Senate bill proposes requiring cyber incident notification to feds within 24 hours

The law would apply to federal contractors, critical infrastructure owners and cyber incident response firms.
WASHINGTON, DC - JUNE 08: (L-R) U.S. Sen. Kyrsten Sinema (D-AZ), U.S. Sen. Susan Collins (R-ME), U.S. Sen. Joe Manchin (D-WV), and U.S. Sen. Mark Warner (D-VA) board an elevator. (Photo by Samuel Corum/Getty Images)

Senate Intelligence Chairman Mark Warner is sharing draft bipartisan legislation that would require critical infrastructure owners, cybersecurity incident response firms and federal contractors to report cyber intrusions to the Homeland Security Department within 24 hours.

It’s one of the earliest bills to respond a spate of attacks that began with the SolarWinds breach and continued on through the Microsoft Exchange hack and ransomware incidents at Colonial Pipeline and meat supplier JBS. It won’t be the last, either in the House or Senate.

Warner has been pushing the idea for months. At a February hearing of Warner’s committee the Virginia Democrat, other senators and witnesses from SolarWinds, Microsoft and FireEye discussed the thought Warner had been floating. The fear was that if FireEye hadn’t voluntarily disclosed that it was a victim of the SolarWinds supply chain hack that compromised nine federal agencies and many technology companies, the damage would’ve been more severe.

“We ought to put in place, we’ve got bipartisan legislation to do this, to require that when companies get attacked, they notify the government,” Warner said on NBC’s “Meet the Press” on June 6. ” There is no requirement right now.”


The draft bill, co-sponsored by Republicans Marco Rubio of Florida and Susan Collins of Maine, would require breach notifications to DHS’s Cybersecurity and Infrastructure Agency. CISA would work with the director of national intelligence, the Office of Management and Budget, the Defense Department, and the Federal Chief Information Officer to write rules about who precisely would have to report what sorts of intrusions.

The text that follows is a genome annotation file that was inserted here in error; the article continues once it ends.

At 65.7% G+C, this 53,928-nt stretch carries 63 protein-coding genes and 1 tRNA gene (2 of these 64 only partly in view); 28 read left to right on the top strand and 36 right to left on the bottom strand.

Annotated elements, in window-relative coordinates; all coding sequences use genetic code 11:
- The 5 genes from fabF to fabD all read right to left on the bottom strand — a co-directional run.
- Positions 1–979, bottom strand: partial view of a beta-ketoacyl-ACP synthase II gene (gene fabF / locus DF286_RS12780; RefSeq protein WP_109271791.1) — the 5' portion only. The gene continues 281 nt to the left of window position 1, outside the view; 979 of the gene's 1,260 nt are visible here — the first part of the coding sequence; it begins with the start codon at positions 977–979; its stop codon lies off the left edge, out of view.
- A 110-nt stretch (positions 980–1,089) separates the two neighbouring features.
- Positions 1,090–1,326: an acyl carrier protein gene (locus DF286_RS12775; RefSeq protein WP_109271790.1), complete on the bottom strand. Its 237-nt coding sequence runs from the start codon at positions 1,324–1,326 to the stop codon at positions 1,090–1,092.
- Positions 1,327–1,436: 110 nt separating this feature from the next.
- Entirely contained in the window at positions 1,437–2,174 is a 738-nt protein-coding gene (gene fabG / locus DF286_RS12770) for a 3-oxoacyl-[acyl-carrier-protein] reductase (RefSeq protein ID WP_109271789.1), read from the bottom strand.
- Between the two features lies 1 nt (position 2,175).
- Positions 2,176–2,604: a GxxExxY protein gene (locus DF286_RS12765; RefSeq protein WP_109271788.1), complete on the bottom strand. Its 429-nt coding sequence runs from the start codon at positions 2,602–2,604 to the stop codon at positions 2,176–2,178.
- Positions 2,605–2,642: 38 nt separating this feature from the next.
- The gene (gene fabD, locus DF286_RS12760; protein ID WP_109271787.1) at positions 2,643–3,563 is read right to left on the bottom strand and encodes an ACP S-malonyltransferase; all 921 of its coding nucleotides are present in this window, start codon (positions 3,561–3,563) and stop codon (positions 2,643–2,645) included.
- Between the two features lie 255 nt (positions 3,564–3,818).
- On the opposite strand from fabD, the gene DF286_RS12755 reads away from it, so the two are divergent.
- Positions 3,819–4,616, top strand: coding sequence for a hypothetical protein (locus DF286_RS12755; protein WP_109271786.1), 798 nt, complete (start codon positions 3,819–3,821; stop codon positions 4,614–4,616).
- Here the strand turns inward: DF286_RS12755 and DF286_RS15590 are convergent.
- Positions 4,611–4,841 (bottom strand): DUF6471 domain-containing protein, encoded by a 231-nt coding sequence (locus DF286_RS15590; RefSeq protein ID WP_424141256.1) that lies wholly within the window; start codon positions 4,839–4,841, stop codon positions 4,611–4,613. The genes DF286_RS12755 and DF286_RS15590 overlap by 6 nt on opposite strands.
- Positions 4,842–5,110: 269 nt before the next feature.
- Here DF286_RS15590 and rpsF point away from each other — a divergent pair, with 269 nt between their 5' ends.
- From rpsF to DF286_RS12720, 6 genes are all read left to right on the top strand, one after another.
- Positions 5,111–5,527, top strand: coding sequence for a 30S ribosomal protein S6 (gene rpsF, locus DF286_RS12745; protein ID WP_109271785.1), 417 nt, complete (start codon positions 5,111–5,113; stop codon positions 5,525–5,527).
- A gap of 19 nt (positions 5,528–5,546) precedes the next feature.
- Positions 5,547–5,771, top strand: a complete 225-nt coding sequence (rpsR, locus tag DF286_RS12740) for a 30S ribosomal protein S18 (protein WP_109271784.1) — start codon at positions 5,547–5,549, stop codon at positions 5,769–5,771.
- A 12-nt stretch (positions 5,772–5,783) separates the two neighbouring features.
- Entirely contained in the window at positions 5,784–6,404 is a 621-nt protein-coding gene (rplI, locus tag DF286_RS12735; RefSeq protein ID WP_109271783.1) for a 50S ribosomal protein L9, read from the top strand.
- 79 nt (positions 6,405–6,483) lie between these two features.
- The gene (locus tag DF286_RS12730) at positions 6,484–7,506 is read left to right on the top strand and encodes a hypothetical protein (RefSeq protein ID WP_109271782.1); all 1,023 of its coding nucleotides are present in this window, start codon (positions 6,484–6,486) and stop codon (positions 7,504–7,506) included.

In addition to notification of intrusions, entities would have to provide regular updates. Both the original notification and the updates would have to include a range of information at minimum under those rules, like what networks were affected, tactics the hackers used and contact information for the victim.

Federal contractors that don’t comply with the law would face penalties up to and including no longer being eligible for future contracts. For every day they don’t comply beyond 24 hours, critical infrastructure owners or cyber incident response firms could face fines of up to 0.5% of their gross revenue from the year before.

Given the legislation’s focus on CISA, it’s likely a committee other than Warner’s would vet the bill, namely the Homeland Security and Governmental Affairs Committee. Sources familiar with the committee’s plans say the top Republican on that panel, Ohio’s Rob Portman, has been developing his own incident reporting legislation.

The House, too, has several committees working on the idea. The Cyberspace Solarium Commission also has been working on the subject. President Joe Biden’s executive order would put in place requirements for federal contractors to report incidents and the Transportation Security Administration has issued stringent reporting rules for pipeline operators, as well.


Individual states have their own breach notification laws, but they focus primarily on public disclosure of breaches that involve the compromise of sensitive personal information. Congressional efforts to write a national breach notification law have fallen short year after year.

CNN first reported on the draft of Warner’s legislation.

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